This is a disgrace, of course — and especially so because the authorities refuse to accept that it is taking place. As Carol Rosenberg reported for the Miami Herald, March 15 was “the first admission of a protest” acknowledged by the authorities, although it did not go far enough. Navy Capt. Robert Durand, a spokesman for the prison authorities, denied “a widespread phenomenon, as alleged,” but he conceded, “for the first time after weeks of denial,” as Rosenberg put it, “that the number had surged to 14 from the five or six detainees who had for years been considered hunger strikers among the 166 captives at GuantÃ¡namo.”
He added that one prisoner was in the hospital on Friday, and, as as Rosenberg put it, that five others “were being fed elsewhere through tubes tethered through their noses into their stomachs.” Eight others “had not yet been sufficiently malnourished to merit tube feedings but had shunned enough consecutive meals and lost enough weight to meet the Pentagon’s GuantÃ¡namo definition of a hunger striker.”
The gulf between the prisoners’ statements and the government’s position is still immense however, and unfortunately the government has a terrible reputation for hiding the truth about GuantÃ¡namo — including last September, when Adnan Latif, a Yemeni, and a cleared prisoner with mental health problems, died at the prison in circumstances that have not been adequately explained.
In their letter to Chuck Hagel, the attorneys for the prisoners reminded the new defense secretary that, “As a United States Senator, you took the position that mistreatment of prisoners at GuantÃ¡namo could not be tolerated because it was immoral and because it jeopardized the security of the United States.” They added, “You also argued that the continued existence of the prison was one of the reasons why the United States was â€˜losing the image war around the world.'”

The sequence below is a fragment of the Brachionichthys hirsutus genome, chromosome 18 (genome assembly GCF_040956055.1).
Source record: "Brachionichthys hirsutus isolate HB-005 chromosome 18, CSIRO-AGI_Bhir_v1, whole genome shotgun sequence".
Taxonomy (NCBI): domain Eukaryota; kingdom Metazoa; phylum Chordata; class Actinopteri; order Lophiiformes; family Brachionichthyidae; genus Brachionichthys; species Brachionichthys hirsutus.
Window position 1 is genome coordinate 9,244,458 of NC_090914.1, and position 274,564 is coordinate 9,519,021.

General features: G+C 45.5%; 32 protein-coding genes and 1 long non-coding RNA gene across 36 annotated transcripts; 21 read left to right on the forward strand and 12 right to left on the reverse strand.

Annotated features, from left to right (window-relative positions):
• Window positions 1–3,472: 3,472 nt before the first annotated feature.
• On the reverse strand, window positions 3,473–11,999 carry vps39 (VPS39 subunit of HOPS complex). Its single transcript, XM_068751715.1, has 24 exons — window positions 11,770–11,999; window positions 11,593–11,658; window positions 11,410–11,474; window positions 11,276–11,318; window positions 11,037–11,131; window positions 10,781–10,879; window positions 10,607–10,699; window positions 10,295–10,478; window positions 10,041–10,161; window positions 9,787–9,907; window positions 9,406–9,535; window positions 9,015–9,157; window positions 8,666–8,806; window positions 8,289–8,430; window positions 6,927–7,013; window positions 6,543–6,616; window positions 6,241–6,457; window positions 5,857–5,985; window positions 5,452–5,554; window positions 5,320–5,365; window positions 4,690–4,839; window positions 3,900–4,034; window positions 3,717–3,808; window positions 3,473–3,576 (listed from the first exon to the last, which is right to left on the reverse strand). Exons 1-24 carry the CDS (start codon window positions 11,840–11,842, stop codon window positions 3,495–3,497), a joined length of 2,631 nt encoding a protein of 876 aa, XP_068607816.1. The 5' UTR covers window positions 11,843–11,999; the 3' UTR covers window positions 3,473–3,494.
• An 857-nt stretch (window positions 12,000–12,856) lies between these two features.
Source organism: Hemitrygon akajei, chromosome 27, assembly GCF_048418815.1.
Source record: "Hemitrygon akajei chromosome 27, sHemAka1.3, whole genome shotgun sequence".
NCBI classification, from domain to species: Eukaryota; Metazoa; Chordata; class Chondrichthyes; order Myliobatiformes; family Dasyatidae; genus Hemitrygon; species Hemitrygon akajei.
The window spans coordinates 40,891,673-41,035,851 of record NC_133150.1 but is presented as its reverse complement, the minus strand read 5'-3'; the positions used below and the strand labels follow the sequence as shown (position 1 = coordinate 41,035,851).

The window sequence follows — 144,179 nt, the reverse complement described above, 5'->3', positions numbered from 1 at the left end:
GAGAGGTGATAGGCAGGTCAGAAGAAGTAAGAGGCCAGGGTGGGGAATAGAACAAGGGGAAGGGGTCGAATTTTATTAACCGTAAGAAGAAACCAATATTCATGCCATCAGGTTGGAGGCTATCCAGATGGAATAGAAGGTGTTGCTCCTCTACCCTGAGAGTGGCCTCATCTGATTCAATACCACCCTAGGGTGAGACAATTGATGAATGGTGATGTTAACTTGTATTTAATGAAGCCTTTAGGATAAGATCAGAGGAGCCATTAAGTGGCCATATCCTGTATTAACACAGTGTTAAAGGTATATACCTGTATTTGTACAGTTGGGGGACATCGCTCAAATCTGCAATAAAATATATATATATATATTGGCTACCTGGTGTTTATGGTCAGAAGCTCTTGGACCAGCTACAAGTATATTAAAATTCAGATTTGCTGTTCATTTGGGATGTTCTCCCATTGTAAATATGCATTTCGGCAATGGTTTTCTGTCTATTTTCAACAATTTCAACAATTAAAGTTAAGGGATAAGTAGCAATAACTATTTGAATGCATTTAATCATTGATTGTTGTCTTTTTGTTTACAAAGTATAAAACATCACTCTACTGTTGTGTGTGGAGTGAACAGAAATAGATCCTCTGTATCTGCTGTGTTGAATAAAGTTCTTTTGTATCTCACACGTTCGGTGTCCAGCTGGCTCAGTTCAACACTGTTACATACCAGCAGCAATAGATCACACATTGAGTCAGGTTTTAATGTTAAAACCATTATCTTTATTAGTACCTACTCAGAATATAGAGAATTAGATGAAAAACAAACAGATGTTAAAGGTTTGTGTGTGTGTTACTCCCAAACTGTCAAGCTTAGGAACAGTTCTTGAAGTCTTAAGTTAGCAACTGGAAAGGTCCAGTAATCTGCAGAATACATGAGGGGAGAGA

Words can mean nothing, of course, as we know from the example provided by President Obama, but the ongoing injustice of GuantÃ¡namo does not go away by being ignored.
If men are not to die as a result of the hunger strike, senior officials need to act, and they need to act quickly. Pretending there are not fundamental, deep-seated and unacceptable problems at GuantÃ¡namo is not the way to do it. Cleared prisoners need freeing, and they need freeing now.
Andy Worthington is the author of >i>The Guantanamo Files: The Stories of the 774 Detainees in America’s Illegal Prison (published by Pluto Press, distributed by Macmillan in the US, and available from Amazon — click on the following for the US and the UK) and of two other books: Stonehenge: Celebration and Subversion and The Battle of the Beanfield. Also see my definitive GuantÃ¡namo prisoner list, updated in April 2012, “The Complete GuantÃ¡namo Files,” a 70-part, million-word series drawing on files released by WikiLeaks in April 2011, and details about the documentary film, “Outside the Law: Stories from GuantÃ¡namo” (co-directed by Polly Nash and Andy Worthington, and available on DVD here — or here for the US).